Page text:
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Teenage Mutant Ninja Turtles: Season 7, Pt. 4 - The Raphael Slice
Teenage Mutant Ninja Turtles Season 7 Pt 4 - The Raphael Slice
Genres: Kids & Family, Television, Animation
UR     2009     2hr 34min

Bodacious! Hang on for an awesome adventure ride as the Turtles face some of their gnarliest challenges yet ? a vengeful fly who wants to change all humans into insects; a Mutant Hunter who?s targeted theTurtles; an army o...  more »


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Movie Details

Genres: Kids & Family, Television, Animation
Sub-Genres: Animation, Kids & Family, Animation
Studio: Lions Gate
Format: DVD - Color,Full Screen - Animated,Closed-captioned
DVD Release Date: 05/12/2009
Release Year: 2009
Run Time: 2hr 34min
Screens: Color,Full Screen
Number of Discs: 1
SwapaDVD Credits: 1
Total Copies: 0
Members Wishing: 0
MPAA Rating: Unrated
Languages: English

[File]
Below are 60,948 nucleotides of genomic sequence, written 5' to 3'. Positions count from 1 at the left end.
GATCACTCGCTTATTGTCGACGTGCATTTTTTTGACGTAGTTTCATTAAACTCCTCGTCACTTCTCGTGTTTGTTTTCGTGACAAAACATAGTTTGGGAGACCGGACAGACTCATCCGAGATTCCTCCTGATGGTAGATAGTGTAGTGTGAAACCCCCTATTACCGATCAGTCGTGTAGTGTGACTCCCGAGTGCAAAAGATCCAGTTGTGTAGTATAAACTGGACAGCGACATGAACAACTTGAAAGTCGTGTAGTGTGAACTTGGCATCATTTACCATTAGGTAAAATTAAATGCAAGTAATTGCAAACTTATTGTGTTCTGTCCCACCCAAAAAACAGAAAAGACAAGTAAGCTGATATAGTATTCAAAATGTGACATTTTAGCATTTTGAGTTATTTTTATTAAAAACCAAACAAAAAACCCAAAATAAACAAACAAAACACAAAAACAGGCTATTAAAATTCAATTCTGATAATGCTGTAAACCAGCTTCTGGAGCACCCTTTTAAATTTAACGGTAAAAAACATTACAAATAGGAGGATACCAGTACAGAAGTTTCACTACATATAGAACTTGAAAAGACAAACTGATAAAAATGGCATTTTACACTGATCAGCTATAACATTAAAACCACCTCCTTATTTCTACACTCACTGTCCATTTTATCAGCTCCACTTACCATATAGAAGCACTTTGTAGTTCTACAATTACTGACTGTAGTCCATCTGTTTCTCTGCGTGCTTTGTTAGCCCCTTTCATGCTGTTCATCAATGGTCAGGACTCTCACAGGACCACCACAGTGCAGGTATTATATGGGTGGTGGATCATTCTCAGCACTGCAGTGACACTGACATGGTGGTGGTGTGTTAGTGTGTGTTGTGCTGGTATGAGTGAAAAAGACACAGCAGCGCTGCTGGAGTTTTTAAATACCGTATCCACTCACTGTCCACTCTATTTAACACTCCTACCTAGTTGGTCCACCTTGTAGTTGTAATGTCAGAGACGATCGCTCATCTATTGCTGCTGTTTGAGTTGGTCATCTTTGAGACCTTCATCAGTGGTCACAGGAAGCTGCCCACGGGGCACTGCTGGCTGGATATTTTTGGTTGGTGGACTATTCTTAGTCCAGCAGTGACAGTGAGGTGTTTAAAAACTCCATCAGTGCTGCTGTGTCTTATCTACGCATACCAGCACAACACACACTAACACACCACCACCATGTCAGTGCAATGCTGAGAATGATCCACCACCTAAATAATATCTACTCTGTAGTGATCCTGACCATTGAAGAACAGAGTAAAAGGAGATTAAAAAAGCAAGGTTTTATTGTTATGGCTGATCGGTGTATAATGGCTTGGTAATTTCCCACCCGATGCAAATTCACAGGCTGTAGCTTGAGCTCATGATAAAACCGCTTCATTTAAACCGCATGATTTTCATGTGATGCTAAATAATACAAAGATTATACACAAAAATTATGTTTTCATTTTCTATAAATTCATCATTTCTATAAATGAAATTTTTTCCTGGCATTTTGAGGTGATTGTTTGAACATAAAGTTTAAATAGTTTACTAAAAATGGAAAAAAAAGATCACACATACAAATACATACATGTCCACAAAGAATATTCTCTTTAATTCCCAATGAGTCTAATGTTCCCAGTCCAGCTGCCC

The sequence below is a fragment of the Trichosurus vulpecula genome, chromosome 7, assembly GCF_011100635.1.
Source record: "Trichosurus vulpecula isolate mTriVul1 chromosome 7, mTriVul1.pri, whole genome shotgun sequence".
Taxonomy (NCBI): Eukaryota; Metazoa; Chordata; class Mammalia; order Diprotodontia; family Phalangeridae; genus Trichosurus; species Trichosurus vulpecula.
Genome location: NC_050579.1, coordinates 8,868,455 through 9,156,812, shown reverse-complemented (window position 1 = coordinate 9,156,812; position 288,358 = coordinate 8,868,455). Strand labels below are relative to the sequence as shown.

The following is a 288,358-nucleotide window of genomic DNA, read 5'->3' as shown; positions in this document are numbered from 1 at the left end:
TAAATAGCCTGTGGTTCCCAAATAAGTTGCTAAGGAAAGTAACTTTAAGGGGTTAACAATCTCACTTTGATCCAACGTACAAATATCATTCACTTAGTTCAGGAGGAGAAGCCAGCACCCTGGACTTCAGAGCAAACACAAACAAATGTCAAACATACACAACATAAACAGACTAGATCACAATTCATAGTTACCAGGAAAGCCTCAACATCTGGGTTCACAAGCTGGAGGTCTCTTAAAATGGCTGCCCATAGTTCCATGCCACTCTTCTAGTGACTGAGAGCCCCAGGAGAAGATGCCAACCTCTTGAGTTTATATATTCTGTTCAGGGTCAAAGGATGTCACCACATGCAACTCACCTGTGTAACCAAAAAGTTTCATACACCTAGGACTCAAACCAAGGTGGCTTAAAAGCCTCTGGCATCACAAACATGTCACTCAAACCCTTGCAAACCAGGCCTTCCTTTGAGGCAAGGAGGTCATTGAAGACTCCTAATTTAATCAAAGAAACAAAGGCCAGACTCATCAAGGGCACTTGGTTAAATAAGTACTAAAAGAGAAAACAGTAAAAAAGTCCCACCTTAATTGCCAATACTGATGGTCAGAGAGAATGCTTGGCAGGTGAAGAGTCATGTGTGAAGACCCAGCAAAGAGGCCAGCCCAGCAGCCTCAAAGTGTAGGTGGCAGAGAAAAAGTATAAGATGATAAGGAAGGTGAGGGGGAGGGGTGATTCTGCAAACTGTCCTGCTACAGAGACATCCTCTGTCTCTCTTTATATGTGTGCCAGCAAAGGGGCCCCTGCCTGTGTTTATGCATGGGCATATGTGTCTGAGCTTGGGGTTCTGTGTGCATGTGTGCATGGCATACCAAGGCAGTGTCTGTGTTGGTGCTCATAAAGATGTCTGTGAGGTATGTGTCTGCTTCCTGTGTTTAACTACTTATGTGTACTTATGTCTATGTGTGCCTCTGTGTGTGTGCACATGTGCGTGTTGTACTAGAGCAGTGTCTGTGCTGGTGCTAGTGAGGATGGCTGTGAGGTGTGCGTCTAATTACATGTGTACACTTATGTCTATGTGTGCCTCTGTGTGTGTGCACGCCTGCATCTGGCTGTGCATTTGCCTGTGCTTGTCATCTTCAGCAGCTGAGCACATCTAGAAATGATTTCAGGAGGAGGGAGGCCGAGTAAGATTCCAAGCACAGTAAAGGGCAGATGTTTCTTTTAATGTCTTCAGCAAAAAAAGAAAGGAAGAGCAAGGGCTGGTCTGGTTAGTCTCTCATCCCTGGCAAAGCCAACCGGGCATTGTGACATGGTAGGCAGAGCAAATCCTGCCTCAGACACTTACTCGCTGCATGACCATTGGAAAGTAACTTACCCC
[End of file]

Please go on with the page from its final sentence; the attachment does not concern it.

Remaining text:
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Movie Reviews

The 25th Anniversary of TMNT
Lee DeWald | Nebraska | 03/08/2009
(5 out of 5 stars)


The seventh season of this series aired in the second half of 1993. It is notable for a number of reasons, the most obvious being that it marked the end of an era in terms of the overall tone and look of the show. Starting with the show's eighth season, which aired the following year, nearly all the hallmarks of the show - all the touchstones that made the series what it was - would be gone. But I'm getting ahead of myself. Let us break down the seventh season of the show.

The first 13 episodes of the seventh season are what fans have dubbed the "European Vacation" shows. These episodes have always been a bit of a mystery among fans, if only because, in some aspects of the story, they seem to be out of place in the seventh season. During the first episode of the fourth season, the Turtles find out that they have won a vacation to Europe. So, it would stand to reason that the first leg of season four would be the Turtles' adventures traveling across Europe. This they do; some of the storylines take place in France, Greece, Holland, Ireland, Italy, Portugal, and Turkey. Along the way, familiar characters (Shredder and Krang), and some not so familiar (Erik the Red Eye, a modern-day Viking), attempt various nefarious schemes at taking over the world. Many theories abound as to why this fourth season storyline did not see the light of day until the beginning of the seventh season (animation and/or scheduling problems being the most popular), but at least fans can rest easy that all of the "European Vacation" episodes have finally made it to DVD.